Photo by Jr Korpa on Unsplash


A few of our world’s people still speak 
a tongue so old its closest analog
is birdsong. And a bird carved 
some thirty thousand years ago 
may well be our first work of art.

Why mimic the palaver of a thrush?
From wood or stone, why shape
a tern’s body, its wings pressed
tight against its sides? Or remember
the dream-moments our beating arms
took hold in air, lifting us away from earth 
trod smooth by our feet?

We each possess a bird-soul.
On the highest branch of every family tree,
a winged spirit preens in the sun,
gleaming with iridescence—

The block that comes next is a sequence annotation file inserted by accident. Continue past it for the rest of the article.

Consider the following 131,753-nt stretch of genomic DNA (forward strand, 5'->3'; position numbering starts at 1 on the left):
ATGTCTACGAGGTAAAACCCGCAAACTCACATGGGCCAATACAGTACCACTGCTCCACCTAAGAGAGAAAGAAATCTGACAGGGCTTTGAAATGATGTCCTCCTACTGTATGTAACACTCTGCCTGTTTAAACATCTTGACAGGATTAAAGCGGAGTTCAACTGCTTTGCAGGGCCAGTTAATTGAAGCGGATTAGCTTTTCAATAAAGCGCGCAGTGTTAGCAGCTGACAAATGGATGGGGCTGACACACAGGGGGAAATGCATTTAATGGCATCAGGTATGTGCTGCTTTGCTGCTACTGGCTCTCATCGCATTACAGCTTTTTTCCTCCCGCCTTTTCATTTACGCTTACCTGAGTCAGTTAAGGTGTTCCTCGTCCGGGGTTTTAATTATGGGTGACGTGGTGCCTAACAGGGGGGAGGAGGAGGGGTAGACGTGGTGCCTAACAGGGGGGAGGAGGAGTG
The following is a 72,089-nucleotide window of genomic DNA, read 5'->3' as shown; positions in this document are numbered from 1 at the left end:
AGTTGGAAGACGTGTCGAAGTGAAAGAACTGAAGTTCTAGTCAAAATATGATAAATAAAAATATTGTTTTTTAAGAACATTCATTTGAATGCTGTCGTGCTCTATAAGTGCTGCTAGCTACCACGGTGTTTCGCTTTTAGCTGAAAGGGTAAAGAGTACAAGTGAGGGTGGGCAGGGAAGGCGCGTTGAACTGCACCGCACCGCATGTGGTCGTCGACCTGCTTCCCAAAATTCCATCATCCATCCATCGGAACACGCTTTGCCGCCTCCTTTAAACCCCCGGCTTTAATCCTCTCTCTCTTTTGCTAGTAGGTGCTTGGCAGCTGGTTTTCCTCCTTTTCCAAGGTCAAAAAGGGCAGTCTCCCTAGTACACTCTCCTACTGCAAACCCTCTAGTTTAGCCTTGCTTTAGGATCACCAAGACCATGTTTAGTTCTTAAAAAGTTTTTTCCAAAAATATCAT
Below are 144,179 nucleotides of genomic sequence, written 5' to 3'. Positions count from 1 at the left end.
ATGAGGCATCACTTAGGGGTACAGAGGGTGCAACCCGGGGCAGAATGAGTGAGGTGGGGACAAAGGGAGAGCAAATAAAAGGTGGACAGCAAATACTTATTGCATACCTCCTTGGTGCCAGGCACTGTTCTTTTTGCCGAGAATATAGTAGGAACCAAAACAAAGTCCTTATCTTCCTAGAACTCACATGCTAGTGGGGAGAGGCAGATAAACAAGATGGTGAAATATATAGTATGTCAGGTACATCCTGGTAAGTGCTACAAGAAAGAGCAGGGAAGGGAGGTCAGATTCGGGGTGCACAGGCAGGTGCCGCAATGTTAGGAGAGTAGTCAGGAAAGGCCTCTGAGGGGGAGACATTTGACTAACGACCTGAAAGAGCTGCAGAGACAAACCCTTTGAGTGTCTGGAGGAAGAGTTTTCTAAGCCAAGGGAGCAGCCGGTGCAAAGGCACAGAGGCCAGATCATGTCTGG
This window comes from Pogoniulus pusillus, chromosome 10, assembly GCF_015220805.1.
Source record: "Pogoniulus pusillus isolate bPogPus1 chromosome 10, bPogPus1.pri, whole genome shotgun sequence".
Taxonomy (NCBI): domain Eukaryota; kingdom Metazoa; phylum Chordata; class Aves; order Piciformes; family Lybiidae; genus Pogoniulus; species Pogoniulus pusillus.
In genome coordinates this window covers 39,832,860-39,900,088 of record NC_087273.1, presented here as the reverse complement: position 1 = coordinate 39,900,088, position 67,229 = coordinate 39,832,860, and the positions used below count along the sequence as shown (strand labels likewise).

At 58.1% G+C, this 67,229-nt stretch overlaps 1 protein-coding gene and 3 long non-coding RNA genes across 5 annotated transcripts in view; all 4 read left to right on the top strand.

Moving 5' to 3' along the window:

that sheen of our common blood.

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Paulann Petersen, Oregon Poet Laureate Emerita, has seven full-length books of poetry, most recently One Small Sun, from Salmon Poetry in Ireland. The Latvian composer Eriks Esenvalds chose a poem from her book The Voluptuary as the lyric for a choral composition that’s now part of the repertoire of the Choir at Trinity College, Cambridge.

Photo Credit: Rose Lefebvre


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